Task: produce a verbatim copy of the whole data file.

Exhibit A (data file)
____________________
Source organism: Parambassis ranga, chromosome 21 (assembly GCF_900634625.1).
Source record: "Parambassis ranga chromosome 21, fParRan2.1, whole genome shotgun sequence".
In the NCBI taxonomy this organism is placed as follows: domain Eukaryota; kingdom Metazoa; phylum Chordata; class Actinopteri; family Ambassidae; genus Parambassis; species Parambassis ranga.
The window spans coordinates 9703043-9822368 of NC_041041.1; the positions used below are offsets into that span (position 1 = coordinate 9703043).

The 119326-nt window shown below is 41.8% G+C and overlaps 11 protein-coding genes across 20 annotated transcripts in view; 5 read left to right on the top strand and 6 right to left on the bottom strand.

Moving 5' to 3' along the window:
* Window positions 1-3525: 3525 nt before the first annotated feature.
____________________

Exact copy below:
Source organism: Parambassis ranga, chromosome 21 (assembly GCF_900634625.1).
Source record: "Parambassis ranga chromosome 21, fParRan2.1, whole genome shotgun sequence".
In the NCBI taxonomy this organism is placed as follows: domain Eukaryota; kingdom Metazoa; phylum Chordata; class Actinopteri; family Ambassidae; genus Parambassis; species Parambassis ranga.
The window spans coordinates 9703043-9822368 of NC_041041.1; the positions used below are offsets into that span (position 1 = coordinate 9703043).

The 119326-nt window shown below is 41.8% G+C and overlaps 11 protein-coding genes across 20 annotated transcripts in view; 5 read left to right on the top strand and 6 right to left on the bottom strand.

Moving 5' to 3' along the window:
* Window positions 1-3525: 3525 nt before the first annotated feature.